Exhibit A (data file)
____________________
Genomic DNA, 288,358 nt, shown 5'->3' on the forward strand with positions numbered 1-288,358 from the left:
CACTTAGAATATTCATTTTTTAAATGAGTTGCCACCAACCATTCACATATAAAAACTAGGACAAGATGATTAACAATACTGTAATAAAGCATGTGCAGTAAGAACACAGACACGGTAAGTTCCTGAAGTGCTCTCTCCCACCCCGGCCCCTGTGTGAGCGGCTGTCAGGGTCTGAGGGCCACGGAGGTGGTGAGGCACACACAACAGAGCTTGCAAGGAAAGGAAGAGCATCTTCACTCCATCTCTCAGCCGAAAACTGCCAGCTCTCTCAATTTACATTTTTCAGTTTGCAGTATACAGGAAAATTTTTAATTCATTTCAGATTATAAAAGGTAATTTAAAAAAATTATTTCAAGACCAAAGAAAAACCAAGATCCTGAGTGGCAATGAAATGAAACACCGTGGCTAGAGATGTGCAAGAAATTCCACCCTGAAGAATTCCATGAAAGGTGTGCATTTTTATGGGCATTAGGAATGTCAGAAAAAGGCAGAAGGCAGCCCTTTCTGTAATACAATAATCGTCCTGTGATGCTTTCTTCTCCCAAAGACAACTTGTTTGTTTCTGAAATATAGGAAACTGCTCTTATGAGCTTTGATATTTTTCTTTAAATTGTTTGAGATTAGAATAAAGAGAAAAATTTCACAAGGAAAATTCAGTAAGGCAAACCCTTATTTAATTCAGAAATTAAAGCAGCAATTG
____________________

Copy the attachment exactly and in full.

Genomic DNA, 288,358 nt, shown 5'->3' on the forward strand with positions numbered 1-288,358 from the left:
CACTTAGAATATTCATTTTTTAAATGAGTTGCCACCAACCATTCACATATAAAAACTAGGACAAGATGATTAACAATACTGTAATAAAGCATGTGCAGTAAGAACACAGACACGGTAAGTTCCTGAAGTGCTCTCTCCCACCCCGGCCCCTGTGTGAGCGGCTGTCAGGGTCTGAGGGCCACGGAGGTGGTGAGGCACACACAACAGAGCTTGCAAGGAAAGGAAGAGCATCTTCACTCCATCTCTCAGCCGAAAACTGCCAGCTCTCTCAATTTACATTTTTCAGTTTGCAGTATACAGGAAAATTTTTAATTCATTTCAGATTATAAAAGGTAATTTAAAAAAATTATTTCAAGACCAAAGAAAAACCAAGATCCTGAGTGGCAATGAAATGAAACACCGTGGCTAGAGATGTGCAAGAAATTCCACCCTGAAGAATTCCATGAAAGGTGTGCATTTTTATGGGCATTAGGAATGTCAGAAAAAGGCAGAAGGCAGCCCTTTCTGTAATACAATAATCGTCCTGTGATGCTTTCTTCTCCCAAAGACAACTTGTTTGTTTCTGAAATATAGGAAACTGCTCTTATGAGCTTTGATATTTTTCTTTAAATTGTTTGAGATTAGAATAAAGAGAAAAATTTCACAAGGAAAATTCAGTAAGGCAAACCCTTATTTAATTCAGAAATTAAAGCAGCAATTG